Debamitra Kar, Women’s College, Calcutta, India
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This paper attempts a reading of Italo Calvino’s novel, The Castle of Crossed Destinies (1969) from a postmodern perspective. The novel has always been seen as structuralist experimentation, particularly because it was written at a time when Calvino was associated with the OULIPO, the group of the French philosophers like Claude Levi-Strauss, Roland Barthes and others. The paper argues that the simultaneous reading of the words in the text and pictures in the margin, challenges the very practice and method of reading. The novel suggests that it can be read as a card game, a game that accentuates deferral and plurality of meaning. These conflicting readings create the semiotics of violence, which again is reflected in the theme of the stories. The paper cites example of three stories which show that the violence of language is codified as the violence of the feminine on the masculine, arguing that the feminine challenges the rules, laws, and structures of language as well as life and destroys things that adheres to any strict binary form. The conflict between the rule of the Father and the lawlessness of the Mother leads to no higher synthesis—it ends in violence that refuses all routes of communication or meaning.
Centro Mexicano para la Música y las Artes Sonoras, Mexico
Volume 2, Number 3, 2010 I Download PDF version
Mexico has been an outsider to the electroacoustic music movement. Countries like Argentina, Cuba and Chile were pioneers in establishing electronic music centers in the continent. This texts aim to illustrate briefly the story behind the first initiatives in Mexico andthe actual situation and characteristics of the institutional electroacoustic music scene.
George Washington University, USA
Volume 2, Number 3, 2010 I Download PDF Version
The search for an ever-elusive home is a thread that runs throughout much literature by authors who have immigrated to the United States. Dominican authors are particularly susceptible to this search for a home because “for many Dominicans, home is synonymous with political and/or economic repression and is all too often a point of departure on a journey of survival” (Bonilla 200). This “journey of survival” is a direct reference to the dictatorship of Rafael Leonidas Trujillo Molina, who controlled the Dominican Republic from 1930-1961. The pain and trauma that Trujillo inflicted upon virtually everyone associated with the Dominican Republic during this era is still heartbreakingly apparent, and perhaps nowhere is that trauma more thoroughly illustrated than in the literature of Julia Alvarez. Alvarez is a prime example of an author who utilizes narrative in a clear attempt to come to grips with lingering traumatic memories. After her father’s role in an attempt to overthrow the dictator is revealed, Alvarez’s family is forced to flee the Dominican Republic as political exiles, and a sense of displacement has haunted her since. Because both the Dominican Republic and the United States are extraordinary racially charged, concepts of home and identity are inextricably bound to race relations in much of Alvarez’s art. Using theoretical concepts drawn from the fields of trauma studies and Black cultural studies, this essay examines Alvarez’s debut novel in order to illustrate the myriad ways in which culture, politics, and race converge and speak through each other, largely in the form of traumas that can irreparably alter one’s sense of home, voice, and identity.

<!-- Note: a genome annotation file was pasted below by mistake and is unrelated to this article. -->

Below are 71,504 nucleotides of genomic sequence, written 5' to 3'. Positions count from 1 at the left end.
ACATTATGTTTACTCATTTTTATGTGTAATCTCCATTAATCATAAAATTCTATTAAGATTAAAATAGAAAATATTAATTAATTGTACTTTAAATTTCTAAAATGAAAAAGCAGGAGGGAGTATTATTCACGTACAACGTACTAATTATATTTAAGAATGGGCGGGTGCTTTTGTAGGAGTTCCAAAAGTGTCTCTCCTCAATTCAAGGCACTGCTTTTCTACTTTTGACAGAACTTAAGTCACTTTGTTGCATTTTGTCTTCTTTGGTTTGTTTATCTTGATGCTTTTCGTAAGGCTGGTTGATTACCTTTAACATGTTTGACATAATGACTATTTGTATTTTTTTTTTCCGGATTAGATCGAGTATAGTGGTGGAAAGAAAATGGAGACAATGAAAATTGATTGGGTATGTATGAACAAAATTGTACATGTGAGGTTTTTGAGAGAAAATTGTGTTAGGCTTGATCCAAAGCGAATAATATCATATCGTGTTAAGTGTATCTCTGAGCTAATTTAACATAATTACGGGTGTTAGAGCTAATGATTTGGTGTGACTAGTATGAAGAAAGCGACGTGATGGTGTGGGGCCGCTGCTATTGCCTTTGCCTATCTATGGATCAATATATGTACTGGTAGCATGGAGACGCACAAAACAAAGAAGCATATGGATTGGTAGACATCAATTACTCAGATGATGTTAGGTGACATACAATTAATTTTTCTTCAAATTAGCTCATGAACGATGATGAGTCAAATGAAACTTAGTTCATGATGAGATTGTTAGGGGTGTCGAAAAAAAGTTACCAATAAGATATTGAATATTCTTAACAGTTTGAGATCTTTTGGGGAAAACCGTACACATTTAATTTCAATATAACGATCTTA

Mario Vargas Llosa’s recent novel The Bad Girl centers around a sexually liberated woman who is in search of individual emancipation through transgressions of all social norms. The issue of female sexuality and its relation with woman liberation occupies an important and debatable position in Feminist discourse. Llosa’s own attitude to liberated female sexuality had been an ambivalent one. In this paper I would like analyse and explore the question of woman’s liberation in the novel of Mario Vargas Llosa, taking into account the major conflicting Feminist discourses as well as the presence and erasure of female sexuality in the history of Latin American novels.